Four Clark University students traveled to Capitol Hill recently to participate in NAFSA (Association of International Education) Advocacy Day, an annual event devoted to educating members of Congress about how international education impacts states and districts, and why it's important to have a more globally engaged United States.
(From left to right) Clark students Themal Ellawala '17, Wandong Yang '16, Connor Ruby '15, and Eriberto Mora '17 are pictured outside the Capitol Building in Washington, D.C.
Eriberto Mora '17 of Worcester, Connor Ruby '15 of Stow, Themal Ellawala '17 of Sri Lanka and Wandong Yang '16 of Singapore, traveled to Washington, D.C., with Patricia Doherty, director of the International Student and Scholars Office and met with staffers at the offices of Congressman Jim McGovern, Senator Elizabeth Warren, Senator Ed Markey and Congresswoman Katherine Clark to share their personal experiences while studying abroad, and to express their support for immigration reform and international education.
Ruby, a political science major, mentioned he studied abroad in Germany and volunteered in a refugee center there.
"At the end of the project, my fellow volunteers told me I was very different from how they had expected Americans to be," he said.
Mora, a sophomore and psychology major, said, "Sharing my personal story with Congressional staffers was definitely a life-changing experience that I will never forget. I got the chance to be a resource, an educator, and most importantly an advocate for immigration reform and study abroad."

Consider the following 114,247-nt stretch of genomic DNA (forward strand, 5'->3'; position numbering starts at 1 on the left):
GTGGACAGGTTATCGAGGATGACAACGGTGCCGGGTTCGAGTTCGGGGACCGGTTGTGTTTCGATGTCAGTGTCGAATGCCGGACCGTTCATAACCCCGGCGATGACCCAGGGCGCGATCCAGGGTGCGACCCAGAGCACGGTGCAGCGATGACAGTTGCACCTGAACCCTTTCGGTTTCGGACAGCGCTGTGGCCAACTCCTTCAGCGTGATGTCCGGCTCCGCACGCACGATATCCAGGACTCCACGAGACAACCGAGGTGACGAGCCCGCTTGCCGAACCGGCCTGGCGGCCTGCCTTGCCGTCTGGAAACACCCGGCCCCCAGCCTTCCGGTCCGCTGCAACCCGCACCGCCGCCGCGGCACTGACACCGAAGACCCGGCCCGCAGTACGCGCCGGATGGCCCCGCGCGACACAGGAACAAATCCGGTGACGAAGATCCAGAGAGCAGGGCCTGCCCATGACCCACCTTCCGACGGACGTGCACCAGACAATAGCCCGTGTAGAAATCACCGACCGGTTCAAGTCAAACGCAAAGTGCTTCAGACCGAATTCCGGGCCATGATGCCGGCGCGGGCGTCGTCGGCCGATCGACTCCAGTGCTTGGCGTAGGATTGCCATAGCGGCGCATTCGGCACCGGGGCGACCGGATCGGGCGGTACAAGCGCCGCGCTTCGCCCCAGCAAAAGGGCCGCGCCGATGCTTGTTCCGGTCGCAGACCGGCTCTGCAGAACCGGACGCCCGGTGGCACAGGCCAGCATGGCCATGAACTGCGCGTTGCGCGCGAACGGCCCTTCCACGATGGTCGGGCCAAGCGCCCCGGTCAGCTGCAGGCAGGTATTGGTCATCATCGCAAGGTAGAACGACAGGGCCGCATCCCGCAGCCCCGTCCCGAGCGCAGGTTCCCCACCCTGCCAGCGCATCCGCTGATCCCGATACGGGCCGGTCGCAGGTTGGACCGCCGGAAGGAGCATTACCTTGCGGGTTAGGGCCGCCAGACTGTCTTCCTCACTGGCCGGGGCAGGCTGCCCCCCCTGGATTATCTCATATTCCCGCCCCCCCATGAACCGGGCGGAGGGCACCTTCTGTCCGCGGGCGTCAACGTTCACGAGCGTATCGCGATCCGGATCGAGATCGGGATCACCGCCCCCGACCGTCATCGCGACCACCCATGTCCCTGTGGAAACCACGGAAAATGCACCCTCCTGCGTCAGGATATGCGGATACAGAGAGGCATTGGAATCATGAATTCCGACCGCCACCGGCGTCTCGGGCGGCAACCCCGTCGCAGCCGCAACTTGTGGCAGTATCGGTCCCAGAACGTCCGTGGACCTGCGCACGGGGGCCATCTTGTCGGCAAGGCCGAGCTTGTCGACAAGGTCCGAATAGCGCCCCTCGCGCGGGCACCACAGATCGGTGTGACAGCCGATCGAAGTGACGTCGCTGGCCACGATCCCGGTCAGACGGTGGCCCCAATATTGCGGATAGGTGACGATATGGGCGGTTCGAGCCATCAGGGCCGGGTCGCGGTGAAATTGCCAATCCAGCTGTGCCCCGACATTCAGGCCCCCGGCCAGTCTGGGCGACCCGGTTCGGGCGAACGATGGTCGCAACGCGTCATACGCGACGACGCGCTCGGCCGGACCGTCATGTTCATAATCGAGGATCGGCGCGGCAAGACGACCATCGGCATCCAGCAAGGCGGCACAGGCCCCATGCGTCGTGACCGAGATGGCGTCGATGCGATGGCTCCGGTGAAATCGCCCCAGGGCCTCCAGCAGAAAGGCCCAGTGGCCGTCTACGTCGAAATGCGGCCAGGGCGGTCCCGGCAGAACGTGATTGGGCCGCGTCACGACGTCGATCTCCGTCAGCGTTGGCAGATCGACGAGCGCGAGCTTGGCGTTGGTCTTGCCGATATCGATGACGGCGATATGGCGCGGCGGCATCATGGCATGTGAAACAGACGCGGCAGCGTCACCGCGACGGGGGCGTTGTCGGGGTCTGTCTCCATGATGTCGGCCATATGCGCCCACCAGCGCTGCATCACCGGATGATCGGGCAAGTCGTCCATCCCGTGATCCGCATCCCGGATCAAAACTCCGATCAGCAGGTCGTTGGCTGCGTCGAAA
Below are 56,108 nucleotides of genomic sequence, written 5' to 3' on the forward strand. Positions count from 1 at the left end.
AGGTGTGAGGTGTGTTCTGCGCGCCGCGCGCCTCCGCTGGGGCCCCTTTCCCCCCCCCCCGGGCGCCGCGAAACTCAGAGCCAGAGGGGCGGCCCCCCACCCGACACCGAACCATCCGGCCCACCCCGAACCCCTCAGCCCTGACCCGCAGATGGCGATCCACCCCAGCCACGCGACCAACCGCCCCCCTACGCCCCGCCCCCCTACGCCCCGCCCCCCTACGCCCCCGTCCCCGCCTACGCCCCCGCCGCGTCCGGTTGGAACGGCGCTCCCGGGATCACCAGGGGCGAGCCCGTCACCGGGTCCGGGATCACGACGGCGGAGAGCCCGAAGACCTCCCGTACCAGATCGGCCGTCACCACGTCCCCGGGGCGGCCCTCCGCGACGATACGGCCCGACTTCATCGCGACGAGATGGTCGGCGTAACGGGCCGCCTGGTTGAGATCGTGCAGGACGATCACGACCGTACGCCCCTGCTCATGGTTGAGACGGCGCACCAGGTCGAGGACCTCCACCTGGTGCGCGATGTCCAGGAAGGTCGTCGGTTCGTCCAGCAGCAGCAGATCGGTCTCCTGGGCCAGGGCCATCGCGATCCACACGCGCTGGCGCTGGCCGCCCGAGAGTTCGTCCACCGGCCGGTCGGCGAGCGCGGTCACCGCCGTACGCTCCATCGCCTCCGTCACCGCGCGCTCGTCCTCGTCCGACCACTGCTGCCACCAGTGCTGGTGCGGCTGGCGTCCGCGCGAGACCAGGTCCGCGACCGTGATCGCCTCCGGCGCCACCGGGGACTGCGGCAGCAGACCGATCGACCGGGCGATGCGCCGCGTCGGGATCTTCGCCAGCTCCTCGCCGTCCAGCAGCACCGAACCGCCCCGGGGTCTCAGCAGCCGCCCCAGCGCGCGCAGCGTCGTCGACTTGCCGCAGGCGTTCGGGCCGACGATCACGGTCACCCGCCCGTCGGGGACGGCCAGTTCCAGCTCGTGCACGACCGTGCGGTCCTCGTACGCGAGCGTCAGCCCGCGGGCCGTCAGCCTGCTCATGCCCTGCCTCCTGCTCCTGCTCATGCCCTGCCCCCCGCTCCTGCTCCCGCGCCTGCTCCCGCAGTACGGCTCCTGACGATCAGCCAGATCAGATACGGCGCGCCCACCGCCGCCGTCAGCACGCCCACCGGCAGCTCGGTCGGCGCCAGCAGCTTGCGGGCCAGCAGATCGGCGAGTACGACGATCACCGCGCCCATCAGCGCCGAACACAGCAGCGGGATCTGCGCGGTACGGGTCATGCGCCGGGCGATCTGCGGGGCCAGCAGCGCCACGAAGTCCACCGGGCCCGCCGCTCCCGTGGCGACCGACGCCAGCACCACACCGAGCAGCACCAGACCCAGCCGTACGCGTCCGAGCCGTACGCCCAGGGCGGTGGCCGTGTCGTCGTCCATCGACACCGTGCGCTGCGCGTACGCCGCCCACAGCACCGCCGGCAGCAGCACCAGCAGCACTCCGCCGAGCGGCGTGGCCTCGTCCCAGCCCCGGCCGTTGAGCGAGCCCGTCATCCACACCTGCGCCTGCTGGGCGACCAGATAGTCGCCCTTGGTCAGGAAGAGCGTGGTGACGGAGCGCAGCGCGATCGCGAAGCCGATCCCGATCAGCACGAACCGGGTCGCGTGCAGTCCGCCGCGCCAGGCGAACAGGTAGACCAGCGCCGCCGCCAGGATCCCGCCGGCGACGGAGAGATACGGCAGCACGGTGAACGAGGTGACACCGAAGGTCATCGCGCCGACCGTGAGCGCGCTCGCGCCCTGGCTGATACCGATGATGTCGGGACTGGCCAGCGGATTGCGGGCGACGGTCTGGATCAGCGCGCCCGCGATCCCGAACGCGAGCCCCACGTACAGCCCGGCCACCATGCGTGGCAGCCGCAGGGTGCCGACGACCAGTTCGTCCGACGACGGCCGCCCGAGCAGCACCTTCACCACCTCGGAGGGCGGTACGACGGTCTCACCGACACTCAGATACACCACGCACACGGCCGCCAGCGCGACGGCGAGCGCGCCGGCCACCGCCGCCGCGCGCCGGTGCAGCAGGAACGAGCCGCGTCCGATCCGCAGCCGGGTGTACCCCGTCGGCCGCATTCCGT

International student Wandong Yang said, "One thing that I really appreciated was how forthcoming and honest [the aides] were. They shared their opinions regarding the current situation in Congress and how that would affect the chances of passing these bills and also acknowledged the obstacles ahead of us."
Doherty says she enjoys accompanying Clark students on the trip every year.
"Advocacy Day provides them with a tremendous opportunity to engage with our elected representatives and their staff about issues that are important to them," she said. "It shows students that our lawmakers are accessible, and that it is possible to influence change, and to champion a cause they feel passionate about."
(From left to right) Wandong Yang '16, Director Patricia Doherty, Themal Ellawala '17, Connor Ruby '15 and Eriberto Mora '17 pose outside Sen. Edward Markey's office on NAFSA Advocacy Day.
NAFSA was founded in 1948 as the National Association of Foreign Student Advisers to promote the professional development of U.S. college and university officials responsible for assisting and advising the 25,000 foreign students who had come to study in the United States after World War II. In May 1990 the membership formally renamed the organization NAFSA: Association of International Educators.
Founded in 1887 in Worcester, Massachusetts, Clark University is a liberal arts-based research university addressing social and human imperatives on a global scale. Nationally renowned as a college that changes lives, Clark is emerging as a transformative force in higher education today. LEEP (Liberal Education and Effective Practice) is Clark's pioneering model of education that combines a robust liberal arts curriculum with life-changing world and workplace experiences. Clark's faculty and students work across boundaries to develop solutions to complex challenges in the natural sciences, psychology, geography, management, urban education, Holocaust and genocide studies, environmental studies, and international development and social change. The Clark educational experience embodies the University's motto: Challenge convention. Change our world.